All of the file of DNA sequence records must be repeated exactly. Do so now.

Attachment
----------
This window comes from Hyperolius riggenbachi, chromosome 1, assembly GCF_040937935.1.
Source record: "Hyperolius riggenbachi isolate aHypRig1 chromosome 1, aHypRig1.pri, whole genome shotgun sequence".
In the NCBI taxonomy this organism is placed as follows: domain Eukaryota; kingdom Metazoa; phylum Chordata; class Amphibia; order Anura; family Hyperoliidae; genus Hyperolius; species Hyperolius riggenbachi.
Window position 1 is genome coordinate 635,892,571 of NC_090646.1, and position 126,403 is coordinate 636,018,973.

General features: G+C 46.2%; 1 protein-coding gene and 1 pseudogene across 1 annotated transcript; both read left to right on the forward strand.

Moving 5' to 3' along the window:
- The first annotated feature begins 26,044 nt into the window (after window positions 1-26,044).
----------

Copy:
This window comes from Hyperolius riggenbachi, chromosome 1, assembly GCF_040937935.1.
Source record: "Hyperolius riggenbachi isolate aHypRig1 chromosome 1, aHypRig1.pri, whole genome shotgun sequence".
In the NCBI taxonomy this organism is placed as follows: domain Eukaryota; kingdom Metazoa; phylum Chordata; class Amphibia; order Anura; family Hyperoliidae; genus Hyperolius; species Hyperolius riggenbachi.
Window position 1 is genome coordinate 635,892,571 of NC_090646.1, and position 126,403 is coordinate 636,018,973.

General features: G+C 46.2%; 1 protein-coding gene and 1 pseudogene across 1 annotated transcript; both read left to right on the forward strand.

Moving 5' to 3' along the window:
- The first annotated feature begins 26,044 nt into the window (after window positions 1-26,044).